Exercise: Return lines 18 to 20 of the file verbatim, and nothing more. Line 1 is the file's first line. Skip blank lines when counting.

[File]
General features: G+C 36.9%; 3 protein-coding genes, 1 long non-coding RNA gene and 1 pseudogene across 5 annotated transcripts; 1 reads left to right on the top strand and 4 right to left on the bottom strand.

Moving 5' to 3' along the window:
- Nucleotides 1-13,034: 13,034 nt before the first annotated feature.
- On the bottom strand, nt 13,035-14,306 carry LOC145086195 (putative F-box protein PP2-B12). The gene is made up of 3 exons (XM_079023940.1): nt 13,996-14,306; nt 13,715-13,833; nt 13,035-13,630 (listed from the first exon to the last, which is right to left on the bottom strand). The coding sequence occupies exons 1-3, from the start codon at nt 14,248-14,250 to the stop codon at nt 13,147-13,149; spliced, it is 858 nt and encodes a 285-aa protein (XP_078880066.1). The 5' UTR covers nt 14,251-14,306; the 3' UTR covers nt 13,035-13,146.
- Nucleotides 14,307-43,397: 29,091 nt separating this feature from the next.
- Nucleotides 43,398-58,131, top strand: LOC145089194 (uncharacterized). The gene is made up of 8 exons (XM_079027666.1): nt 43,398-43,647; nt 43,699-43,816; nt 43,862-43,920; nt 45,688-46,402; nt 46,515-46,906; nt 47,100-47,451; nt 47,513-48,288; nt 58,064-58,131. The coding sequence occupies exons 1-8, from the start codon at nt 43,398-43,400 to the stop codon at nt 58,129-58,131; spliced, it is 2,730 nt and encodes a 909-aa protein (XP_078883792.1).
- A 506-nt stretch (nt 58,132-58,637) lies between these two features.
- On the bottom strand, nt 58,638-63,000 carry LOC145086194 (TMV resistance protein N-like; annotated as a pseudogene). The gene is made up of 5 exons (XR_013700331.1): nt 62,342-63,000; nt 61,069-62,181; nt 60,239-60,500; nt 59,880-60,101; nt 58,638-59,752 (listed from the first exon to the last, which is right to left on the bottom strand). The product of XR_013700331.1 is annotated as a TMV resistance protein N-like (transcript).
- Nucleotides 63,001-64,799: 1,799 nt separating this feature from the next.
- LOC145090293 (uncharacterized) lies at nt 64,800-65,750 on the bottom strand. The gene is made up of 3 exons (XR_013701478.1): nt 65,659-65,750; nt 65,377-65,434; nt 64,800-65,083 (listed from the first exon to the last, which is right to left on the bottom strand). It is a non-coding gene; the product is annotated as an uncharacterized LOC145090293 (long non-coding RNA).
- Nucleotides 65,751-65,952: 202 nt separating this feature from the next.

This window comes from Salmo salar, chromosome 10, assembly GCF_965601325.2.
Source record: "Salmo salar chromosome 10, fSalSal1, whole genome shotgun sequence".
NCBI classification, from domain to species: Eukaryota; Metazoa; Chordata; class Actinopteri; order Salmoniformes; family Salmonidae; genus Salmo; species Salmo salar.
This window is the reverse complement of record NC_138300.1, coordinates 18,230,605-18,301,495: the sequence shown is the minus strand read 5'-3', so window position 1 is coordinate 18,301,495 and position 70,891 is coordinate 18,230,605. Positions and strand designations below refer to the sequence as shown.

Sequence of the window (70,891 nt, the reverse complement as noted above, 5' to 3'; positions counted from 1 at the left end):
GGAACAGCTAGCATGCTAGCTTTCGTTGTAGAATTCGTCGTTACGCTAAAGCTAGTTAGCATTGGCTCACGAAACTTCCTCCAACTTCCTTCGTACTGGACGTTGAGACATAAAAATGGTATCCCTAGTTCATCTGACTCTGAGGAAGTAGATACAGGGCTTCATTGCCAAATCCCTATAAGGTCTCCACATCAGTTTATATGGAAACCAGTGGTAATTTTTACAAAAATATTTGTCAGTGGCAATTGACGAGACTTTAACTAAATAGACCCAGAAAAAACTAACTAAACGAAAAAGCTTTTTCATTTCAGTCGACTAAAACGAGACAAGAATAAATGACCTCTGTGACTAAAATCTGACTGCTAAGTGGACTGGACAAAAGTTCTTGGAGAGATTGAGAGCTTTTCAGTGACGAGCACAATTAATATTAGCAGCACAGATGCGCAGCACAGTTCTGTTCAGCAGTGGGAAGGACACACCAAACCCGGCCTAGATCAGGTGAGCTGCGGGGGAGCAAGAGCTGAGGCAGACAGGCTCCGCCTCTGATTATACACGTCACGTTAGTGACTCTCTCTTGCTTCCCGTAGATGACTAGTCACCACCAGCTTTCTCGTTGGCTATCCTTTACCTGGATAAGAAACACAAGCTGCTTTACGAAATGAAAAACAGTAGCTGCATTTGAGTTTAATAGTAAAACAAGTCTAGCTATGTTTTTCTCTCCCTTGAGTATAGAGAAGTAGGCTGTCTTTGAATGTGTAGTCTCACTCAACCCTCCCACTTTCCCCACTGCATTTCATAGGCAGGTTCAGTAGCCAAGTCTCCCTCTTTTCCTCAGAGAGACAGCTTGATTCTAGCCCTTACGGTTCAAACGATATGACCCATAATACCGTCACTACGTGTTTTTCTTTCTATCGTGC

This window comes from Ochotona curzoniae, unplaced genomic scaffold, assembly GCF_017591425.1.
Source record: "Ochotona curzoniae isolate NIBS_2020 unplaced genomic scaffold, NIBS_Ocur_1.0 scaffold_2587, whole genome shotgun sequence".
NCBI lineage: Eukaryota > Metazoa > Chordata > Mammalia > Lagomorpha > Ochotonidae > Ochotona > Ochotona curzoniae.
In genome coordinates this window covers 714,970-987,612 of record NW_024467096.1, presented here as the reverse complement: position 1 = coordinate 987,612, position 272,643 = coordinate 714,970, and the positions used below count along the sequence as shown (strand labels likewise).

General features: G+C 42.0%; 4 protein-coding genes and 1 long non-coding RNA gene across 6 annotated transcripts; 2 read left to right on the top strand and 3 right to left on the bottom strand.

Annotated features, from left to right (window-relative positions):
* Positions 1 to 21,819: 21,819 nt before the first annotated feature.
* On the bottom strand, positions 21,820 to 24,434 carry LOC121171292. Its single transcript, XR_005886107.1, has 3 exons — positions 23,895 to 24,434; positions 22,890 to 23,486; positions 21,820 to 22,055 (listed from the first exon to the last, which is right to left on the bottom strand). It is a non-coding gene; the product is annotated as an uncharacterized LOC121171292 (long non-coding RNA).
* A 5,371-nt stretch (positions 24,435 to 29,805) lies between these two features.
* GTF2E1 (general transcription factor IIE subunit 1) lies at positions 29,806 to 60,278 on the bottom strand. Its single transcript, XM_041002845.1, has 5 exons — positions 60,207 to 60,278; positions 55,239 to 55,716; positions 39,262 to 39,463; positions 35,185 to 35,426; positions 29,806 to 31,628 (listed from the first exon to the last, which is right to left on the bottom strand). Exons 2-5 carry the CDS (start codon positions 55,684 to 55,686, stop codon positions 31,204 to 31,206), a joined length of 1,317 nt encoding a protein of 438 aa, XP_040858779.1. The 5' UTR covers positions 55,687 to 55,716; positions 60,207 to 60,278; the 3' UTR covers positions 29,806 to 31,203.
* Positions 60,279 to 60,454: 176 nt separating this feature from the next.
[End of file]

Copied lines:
This window comes from Ochotona curzoniae, unplaced genomic scaffold, assembly GCF_017591425.1.
Source record: "Ochotona curzoniae isolate NIBS_2020 unplaced genomic scaffold, NIBS_Ocur_1.0 scaffold_2587, whole genome shotgun sequence".
NCBI lineage: Eukaryota > Metazoa > Chordata > Mammalia > Lagomorpha > Ochotonidae > Ochotona > Ochotona curzoniae.